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Where Do They Stand?
The Ecological Costs of Environmentalist Collaboration
by MIKE GARRITY and CAROLE KING

If history has taught us anything, it’s that America is a much better place when environmental laws are enforced.   We need to make sure that people and organizations whose stated mission is to protect and enforce such laws remain fully committed to that mission.  But right now, especially in regard to those lauding collaboration, it’s very difficult to tell where some conservation groups stand.

Significant environmental compromises are being made by groups supporting national forest management legislation that negatively impacts wildlife habitat and old-growth forests and undermines the Wilderness Act of 1964.  Unfortunately, such compromises fail to take into account the vast number of compromises that have already been made over the past century.  As one friend put it recently, “They’ve cut the baby in half for so long they’re now down to the toenails.”

A number of Montana timber mills recently ran a statewide attack ad on the Alliance for the Wild Rockies, claiming “the Forest Service is being held hostage by a small group of professional obstructionists.”  Senator Tester, meanwhile, publicly had this to say about those who oppose his Forest Jobs and Recreation Act, “extremists are extremists and I don’t really care.”

We don’t see taking an active part in national forest management or participating in a public policy debate as falling under such derogatory labels.

What’s surprising is that while the Montana timber industry ads openly called for rolling back or eliminating public involvement in order to increase logging on public lands, the conservation groups with whom they’ve been collaborating have been strangely silent.

Do these groups agree with the timber industry’s demands?  If the “collaborative” groups believe we should eliminate the public appeals process and exempt many Montana timber sales from judicial review, they should say so openly to their members and the general public so everyone knows exactly where they stand.  If their goal is to protect land and wildlife in a meaningful way, they should speak up in defense of maintaining full public involvement and judicial review in public lands management.

The mission of the Alliance for the Wild Rockies is “to secure ecological integrity of the Wild Rockies bioregion through citizen empowerment and the application of conservation biology, sustainable economic models and environmental law.”  Enforcing the environmental laws of the United States that apply to public lands management is critical to maintaining ecological integrity.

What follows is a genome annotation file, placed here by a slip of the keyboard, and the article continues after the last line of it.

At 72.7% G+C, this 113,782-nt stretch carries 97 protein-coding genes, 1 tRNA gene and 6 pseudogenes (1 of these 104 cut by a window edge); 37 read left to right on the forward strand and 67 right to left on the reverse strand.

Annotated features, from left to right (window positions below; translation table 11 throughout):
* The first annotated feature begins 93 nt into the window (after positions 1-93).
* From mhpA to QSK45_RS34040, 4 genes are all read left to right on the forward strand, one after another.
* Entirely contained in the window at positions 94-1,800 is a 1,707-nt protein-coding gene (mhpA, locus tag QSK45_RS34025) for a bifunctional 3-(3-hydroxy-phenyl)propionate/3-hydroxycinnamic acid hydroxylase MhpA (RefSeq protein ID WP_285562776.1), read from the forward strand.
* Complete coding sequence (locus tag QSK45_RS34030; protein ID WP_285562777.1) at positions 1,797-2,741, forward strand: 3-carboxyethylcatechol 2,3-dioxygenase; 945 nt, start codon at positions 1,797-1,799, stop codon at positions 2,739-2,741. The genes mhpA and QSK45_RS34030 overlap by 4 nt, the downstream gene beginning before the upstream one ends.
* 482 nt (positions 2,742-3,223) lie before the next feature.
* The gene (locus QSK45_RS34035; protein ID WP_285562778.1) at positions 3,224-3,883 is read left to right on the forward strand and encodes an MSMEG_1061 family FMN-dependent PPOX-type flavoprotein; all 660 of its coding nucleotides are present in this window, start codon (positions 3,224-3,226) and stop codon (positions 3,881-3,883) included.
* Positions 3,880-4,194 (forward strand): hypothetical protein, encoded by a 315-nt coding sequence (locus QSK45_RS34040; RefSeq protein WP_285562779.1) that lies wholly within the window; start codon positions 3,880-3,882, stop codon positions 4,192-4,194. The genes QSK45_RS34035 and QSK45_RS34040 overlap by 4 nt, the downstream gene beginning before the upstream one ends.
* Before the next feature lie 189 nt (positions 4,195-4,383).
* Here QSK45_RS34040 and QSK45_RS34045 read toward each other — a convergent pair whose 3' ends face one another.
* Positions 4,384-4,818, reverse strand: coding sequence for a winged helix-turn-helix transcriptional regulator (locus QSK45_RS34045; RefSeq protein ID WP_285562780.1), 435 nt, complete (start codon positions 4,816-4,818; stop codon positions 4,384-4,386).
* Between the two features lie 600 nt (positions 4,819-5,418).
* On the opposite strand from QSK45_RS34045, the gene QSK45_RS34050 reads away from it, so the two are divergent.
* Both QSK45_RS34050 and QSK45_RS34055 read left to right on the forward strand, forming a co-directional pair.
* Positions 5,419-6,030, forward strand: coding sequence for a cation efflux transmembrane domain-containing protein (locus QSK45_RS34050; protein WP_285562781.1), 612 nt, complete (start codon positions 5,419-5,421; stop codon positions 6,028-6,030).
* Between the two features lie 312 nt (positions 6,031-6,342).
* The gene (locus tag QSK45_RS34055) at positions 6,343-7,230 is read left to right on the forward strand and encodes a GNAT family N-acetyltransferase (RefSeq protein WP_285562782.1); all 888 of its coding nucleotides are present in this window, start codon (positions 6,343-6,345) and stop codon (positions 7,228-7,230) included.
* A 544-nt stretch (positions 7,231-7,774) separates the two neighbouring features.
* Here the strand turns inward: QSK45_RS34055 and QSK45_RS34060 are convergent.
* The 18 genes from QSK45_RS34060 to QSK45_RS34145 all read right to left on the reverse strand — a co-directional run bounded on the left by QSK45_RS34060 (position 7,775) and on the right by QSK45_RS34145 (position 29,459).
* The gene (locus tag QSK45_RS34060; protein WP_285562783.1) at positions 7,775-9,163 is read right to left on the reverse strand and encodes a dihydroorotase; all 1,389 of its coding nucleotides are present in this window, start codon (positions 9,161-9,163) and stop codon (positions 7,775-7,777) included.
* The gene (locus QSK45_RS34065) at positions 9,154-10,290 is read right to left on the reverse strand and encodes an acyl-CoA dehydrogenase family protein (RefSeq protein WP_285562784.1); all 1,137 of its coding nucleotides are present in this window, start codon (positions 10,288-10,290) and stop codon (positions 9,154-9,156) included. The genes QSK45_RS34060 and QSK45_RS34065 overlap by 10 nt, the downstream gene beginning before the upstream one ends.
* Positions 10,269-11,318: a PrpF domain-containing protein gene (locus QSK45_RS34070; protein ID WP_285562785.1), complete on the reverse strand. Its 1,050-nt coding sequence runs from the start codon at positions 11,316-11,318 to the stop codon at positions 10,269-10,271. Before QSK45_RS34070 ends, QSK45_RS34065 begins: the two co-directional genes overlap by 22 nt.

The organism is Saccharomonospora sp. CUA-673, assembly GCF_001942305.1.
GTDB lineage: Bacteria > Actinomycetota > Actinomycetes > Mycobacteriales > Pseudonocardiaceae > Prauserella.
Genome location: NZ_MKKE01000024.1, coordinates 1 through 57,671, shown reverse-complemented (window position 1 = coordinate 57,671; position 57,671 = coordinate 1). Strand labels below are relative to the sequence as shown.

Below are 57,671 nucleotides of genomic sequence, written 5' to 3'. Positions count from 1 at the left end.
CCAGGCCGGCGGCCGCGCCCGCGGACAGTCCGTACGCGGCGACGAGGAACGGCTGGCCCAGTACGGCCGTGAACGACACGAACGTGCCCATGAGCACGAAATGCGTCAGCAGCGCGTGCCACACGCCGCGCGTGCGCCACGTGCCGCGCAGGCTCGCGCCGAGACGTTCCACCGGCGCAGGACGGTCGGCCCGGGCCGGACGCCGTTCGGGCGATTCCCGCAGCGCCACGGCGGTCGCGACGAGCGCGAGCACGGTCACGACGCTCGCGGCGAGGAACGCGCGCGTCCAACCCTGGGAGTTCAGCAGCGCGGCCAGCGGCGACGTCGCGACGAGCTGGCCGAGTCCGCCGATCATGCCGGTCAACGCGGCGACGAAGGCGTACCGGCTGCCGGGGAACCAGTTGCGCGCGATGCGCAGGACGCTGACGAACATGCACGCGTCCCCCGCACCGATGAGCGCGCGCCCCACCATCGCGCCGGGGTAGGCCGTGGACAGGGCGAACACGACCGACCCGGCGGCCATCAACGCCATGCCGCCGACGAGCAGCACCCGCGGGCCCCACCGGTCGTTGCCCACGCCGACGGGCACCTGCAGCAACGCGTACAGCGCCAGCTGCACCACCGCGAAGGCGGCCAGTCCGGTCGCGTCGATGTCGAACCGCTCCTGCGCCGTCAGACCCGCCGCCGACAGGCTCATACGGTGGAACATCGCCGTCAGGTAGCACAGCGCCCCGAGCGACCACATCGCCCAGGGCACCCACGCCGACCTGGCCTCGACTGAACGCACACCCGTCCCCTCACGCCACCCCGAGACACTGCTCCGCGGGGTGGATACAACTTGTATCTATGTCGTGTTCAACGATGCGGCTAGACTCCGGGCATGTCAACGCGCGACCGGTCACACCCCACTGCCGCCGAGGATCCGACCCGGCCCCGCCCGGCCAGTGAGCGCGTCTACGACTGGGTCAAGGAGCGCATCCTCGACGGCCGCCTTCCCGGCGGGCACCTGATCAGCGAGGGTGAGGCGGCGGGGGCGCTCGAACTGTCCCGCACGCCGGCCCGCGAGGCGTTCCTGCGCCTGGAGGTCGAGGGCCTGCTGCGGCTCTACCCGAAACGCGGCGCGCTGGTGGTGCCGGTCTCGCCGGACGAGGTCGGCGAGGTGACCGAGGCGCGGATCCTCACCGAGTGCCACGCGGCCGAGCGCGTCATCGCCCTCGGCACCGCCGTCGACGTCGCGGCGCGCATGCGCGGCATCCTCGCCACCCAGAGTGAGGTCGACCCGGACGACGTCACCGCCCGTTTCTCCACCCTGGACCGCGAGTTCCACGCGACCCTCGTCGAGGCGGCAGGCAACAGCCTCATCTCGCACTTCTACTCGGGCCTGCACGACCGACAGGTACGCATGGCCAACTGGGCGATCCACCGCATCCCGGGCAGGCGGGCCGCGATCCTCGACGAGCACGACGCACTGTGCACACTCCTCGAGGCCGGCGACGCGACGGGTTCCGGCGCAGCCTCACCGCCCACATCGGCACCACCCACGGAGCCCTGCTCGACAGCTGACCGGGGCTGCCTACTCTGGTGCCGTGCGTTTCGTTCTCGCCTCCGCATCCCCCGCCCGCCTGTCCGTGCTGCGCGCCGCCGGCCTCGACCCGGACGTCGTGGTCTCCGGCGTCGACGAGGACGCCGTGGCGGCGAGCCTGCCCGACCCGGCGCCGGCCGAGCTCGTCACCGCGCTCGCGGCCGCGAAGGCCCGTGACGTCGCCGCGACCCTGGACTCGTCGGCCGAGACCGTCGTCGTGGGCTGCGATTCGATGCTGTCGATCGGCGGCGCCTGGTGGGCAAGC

When our government doesn’t follow the requirements of those laws, the Alliance turns to the courts to force federal agencies to follow the law.  Our record is clear.  Our success in the vast majority of our lawsuits proves beyond a doubt that our claims have merit.

It’s easy to see how a climate of silence from the “collaborative” groups might encourage the Forest Service to believe it can avoid full compliance with environmental laws. It’s more difficult to understand why, when a citizen group steps forward to see that our nation’s laws are enforced, the “collaborative” conservation groups go on a well-financed public relations campaign and their industry “partners” launch statewide attack ads against that group.

It’s clear that corporations want subsidized access to public lands unencumbered by environmental laws.  When the government follows the law, the Alliance supports its actions.  When it doesn’t, we go to court.  That’s how democracy works, and that’s where we stand.

Mike Garrity is a 5th generation Montanan and the Executive Director of the Alliance for the Wild Rockies.

Carole King is a singer, songwriter, author, longtime resident of Central Idaho, and a former Board member of the Alliance for the Wild Rockies. She has just published her memoirs: A Natural Woman.